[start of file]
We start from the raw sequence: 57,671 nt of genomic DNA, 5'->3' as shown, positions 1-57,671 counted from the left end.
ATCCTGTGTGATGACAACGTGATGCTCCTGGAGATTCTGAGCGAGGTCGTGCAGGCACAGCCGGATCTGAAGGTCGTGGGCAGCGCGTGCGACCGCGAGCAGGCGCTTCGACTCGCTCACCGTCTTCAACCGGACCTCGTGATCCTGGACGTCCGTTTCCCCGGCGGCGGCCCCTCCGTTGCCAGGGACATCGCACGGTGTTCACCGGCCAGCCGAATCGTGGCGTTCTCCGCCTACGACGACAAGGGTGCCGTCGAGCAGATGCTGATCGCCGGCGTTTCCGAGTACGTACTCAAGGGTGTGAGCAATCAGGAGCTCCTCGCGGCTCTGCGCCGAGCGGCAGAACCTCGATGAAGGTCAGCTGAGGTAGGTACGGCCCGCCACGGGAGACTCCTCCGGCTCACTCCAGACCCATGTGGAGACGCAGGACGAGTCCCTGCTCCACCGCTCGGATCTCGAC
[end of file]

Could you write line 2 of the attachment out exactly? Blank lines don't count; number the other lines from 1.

ATCCTGTGTGATGACAACGTGATGCTCCTGGAGATTCTGAGCGAGGTCGTGCAGGCACAGCCGGATCTGAAGGTCGTGGGCAGCGCGTGCGACCGCGAGCAGGCGCTTCGACTCGCTCACCGTCTTCAACCGGACCTCGTGATCCTGGACGTCCGTTTCCCCGGCGGCGGCCCCTCCGTTGCCAGGGACATCGCACGGTGTTCACCGGCCAGCCGAATCGTGGCGTTCTCCGCCTACGACGACAAGGGTGCCGTCGAGCAGATGCTGATCGCCGGCGTTTCCGAGTACGTACTCAAGGGTGTGAGCAATCAGGAGCTCCTCGCGGCTCTGCGCCGAGCGGCAGAACCTCGATGAAGGTCAGCTGAGGTAGGTACGGCCCGCCACGGGAGACTCCTCCGGCTCACTCCAGACCCATGTGGAGACGCAGGACGAGTCCCTGCTCCACCGCTCGGATCTCGAC